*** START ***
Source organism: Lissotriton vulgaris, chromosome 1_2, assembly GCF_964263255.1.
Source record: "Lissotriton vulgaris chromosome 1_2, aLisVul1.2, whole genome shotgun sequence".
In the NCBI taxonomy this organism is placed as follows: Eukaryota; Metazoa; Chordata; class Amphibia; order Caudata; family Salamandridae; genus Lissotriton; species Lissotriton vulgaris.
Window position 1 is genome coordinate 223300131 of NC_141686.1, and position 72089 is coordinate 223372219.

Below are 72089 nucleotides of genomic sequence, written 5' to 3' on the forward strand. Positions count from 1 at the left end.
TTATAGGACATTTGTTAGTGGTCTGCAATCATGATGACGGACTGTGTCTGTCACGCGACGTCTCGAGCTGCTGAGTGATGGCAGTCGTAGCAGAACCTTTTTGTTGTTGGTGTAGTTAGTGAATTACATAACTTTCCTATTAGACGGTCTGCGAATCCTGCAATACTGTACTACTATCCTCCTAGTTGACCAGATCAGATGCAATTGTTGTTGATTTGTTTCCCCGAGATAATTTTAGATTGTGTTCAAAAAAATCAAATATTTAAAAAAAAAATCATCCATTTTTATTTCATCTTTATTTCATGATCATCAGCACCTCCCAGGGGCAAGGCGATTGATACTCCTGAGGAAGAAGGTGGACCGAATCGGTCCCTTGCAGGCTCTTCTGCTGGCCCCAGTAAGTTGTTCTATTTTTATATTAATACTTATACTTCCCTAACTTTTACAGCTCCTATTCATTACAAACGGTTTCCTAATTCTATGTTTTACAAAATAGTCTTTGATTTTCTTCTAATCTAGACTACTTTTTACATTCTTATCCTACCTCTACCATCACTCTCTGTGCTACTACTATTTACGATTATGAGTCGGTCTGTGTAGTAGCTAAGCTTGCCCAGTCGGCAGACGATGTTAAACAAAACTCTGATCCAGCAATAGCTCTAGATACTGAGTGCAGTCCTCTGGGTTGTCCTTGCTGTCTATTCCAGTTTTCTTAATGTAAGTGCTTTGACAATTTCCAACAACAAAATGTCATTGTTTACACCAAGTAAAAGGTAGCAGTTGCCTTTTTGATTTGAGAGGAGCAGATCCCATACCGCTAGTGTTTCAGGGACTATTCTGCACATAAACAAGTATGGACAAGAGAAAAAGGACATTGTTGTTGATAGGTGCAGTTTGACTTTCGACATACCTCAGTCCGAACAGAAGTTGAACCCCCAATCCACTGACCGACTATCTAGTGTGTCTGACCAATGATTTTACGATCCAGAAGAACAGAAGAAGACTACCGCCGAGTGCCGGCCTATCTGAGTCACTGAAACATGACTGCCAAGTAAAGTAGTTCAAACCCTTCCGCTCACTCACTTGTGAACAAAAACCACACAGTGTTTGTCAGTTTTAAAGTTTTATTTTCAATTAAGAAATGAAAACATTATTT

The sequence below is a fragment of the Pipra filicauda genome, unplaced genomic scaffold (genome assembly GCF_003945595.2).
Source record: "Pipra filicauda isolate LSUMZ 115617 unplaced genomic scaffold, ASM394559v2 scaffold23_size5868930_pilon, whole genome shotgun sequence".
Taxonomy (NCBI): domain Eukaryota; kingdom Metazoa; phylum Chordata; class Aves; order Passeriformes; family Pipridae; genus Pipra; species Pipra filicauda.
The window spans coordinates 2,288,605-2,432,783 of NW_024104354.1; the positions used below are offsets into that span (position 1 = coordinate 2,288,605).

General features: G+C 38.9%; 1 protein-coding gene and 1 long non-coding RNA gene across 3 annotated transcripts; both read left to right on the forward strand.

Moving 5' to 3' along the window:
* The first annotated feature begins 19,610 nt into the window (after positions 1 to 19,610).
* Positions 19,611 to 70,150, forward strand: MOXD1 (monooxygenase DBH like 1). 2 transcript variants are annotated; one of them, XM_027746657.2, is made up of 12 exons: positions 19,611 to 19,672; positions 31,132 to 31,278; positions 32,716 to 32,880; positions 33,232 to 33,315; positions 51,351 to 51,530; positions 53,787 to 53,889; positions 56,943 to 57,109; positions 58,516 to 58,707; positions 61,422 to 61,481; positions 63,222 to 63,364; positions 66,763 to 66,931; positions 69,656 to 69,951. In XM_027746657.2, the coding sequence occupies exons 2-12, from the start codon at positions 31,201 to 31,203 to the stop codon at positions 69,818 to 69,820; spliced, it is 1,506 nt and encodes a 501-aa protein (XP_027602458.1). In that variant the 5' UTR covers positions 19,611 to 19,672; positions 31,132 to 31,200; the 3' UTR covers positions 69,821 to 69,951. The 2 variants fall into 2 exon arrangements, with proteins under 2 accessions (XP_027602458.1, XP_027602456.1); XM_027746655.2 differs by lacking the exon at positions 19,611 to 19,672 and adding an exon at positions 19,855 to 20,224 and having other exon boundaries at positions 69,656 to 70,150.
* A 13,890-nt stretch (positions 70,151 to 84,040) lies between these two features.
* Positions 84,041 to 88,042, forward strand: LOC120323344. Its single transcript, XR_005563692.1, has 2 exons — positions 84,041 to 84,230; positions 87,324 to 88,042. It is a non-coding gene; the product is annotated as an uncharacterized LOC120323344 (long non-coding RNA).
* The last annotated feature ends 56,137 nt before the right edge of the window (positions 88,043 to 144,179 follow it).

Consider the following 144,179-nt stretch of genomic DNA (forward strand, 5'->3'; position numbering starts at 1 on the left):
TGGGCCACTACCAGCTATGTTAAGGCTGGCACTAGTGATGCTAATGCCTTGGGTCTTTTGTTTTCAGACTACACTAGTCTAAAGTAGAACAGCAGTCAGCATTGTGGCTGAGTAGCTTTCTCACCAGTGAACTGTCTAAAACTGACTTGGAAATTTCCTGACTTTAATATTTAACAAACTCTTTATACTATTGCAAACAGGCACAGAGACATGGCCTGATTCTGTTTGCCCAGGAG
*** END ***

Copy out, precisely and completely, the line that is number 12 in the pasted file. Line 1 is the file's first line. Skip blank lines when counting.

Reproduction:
Moving 5' to 3' along the window: